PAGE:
To gain further musical training, Atwell moved to the United States in 1945, and then came to London in 1946, to the Royal Academy of Music, to become a concert pianist. To sustain her studies, she performed piano rags at hotels, theatres, and clubs in London. By 1950 she had attained national celebrity, and signed to record with Decca. She recorded such hits as Let's Have a Ding‐Dong, Poor People of Paris, Britannia Rag, and many others. The Black and White Rag became the signature tune for the BBC's Pot Black ...

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Stephen Bourne

Trinidadianactor and singer who settled in Britain in 1944. Two weeks after his arrival he made his debut on BBC radio in Calling the West Indies. Connor's appealing voice and charming personality endeared him to the British public, and he became a major television and radio personality. Connor saw himself as an ambassador for Trinidad and promoted Caribbean folk music and dance wherever he could. He married Pearl Nunez (also from Trinidad) in London in 1948.

For almost two decades Connor played featured roles in a number of British and American films, including Cry, the Beloved Country (1952) and Moby Dick (1956). In 1958, when Paul Robeson turned down the role of Gower in Shakespeare'sPericles for the Stratford Memorial Theatre he recommended Connor for it Connor thus became the first black actor to appear in a Shakespeare season at ...

Article

Leila Kamali

African‐American jazz vocalist and vaudeville star. Born on 20 October 1901 in Brooklyn, New York, Hall made her debut with the 1921 Broadway musical Shuffle Along. She went on to perform at Harlem's famous Cotton Club, alongside great bandleaders and musicians including Duke Ellington, Fats Waller, and Cab Calloway, and introduced her signature wordless phrase on the recording of ‘Creole Love Call’ in 1927.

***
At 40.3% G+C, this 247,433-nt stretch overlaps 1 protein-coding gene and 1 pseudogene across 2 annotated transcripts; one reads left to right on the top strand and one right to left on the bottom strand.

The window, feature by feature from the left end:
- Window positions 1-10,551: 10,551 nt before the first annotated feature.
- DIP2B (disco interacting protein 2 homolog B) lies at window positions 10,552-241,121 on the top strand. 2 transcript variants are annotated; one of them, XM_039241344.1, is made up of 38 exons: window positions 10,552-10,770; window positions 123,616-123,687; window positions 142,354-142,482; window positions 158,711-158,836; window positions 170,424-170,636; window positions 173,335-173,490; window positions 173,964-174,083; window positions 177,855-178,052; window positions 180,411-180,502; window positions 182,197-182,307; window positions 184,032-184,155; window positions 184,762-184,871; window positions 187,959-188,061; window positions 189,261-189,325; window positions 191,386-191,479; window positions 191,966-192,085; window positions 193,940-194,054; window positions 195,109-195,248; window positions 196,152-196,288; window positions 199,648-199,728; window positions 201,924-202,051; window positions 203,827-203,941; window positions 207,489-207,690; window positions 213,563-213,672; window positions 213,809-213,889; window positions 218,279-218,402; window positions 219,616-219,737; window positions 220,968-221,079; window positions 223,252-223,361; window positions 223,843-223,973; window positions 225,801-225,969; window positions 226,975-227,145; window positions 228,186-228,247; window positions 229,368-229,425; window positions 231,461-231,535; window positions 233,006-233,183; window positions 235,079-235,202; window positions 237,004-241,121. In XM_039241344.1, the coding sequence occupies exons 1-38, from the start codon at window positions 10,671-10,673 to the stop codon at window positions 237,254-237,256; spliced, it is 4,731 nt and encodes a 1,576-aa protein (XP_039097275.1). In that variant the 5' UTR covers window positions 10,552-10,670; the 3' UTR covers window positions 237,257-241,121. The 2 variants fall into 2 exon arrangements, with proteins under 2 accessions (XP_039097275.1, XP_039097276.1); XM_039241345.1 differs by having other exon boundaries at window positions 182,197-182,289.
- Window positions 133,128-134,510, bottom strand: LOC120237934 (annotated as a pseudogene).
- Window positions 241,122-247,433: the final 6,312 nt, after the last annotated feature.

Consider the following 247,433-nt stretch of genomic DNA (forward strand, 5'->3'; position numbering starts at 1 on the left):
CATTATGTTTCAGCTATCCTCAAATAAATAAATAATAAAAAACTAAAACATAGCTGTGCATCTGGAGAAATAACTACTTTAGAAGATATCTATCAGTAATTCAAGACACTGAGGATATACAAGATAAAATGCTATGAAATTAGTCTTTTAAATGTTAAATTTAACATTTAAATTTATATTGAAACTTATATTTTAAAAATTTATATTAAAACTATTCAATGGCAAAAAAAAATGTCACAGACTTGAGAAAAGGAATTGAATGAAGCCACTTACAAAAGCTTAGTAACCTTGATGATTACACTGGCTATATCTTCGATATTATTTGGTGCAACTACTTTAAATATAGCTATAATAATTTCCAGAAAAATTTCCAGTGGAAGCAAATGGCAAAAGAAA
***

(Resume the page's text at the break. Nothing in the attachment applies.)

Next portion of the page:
From 1928 to 1929 Hall starred in the musical Blackbirds, the show that featured her notable hits ‘I Can't Give You Anything But Love, Baby’ and ‘I Must Have That Man’. Her solo concert tour brought her to London in 1931, and she visited again in 1938, appearing in The Sun Never Sets at the Theatre Royal, Drury Lane, and this time settling in Britain.

Hall hosted her own radio series making her the first black star to be given a ...

Article

Charlotte Breese

Entertainer and recording artiste. Leslie Arthur Julien Hutchinson was born in Grenada, West Indies. Clever, handsome, and ambitious, he soon travelled to America, pretending to his sponsors that he wanted to qualify as a doctor. He left for Harlem, learned stride piano, accompanied blues shouters on recordings, and made a name for himself, especially with white punters like the Vanderbilts. After witnessing a violent attack in Florida by the Ku Klux Klan, he set off to seek his fortune in Europe. He taught charleston to the royal family in Madrid, created his own band in Paris, and played in Venice for Cole Porter; and he became the favourite exponent of Cole Porter's songs in Paris nightclubs.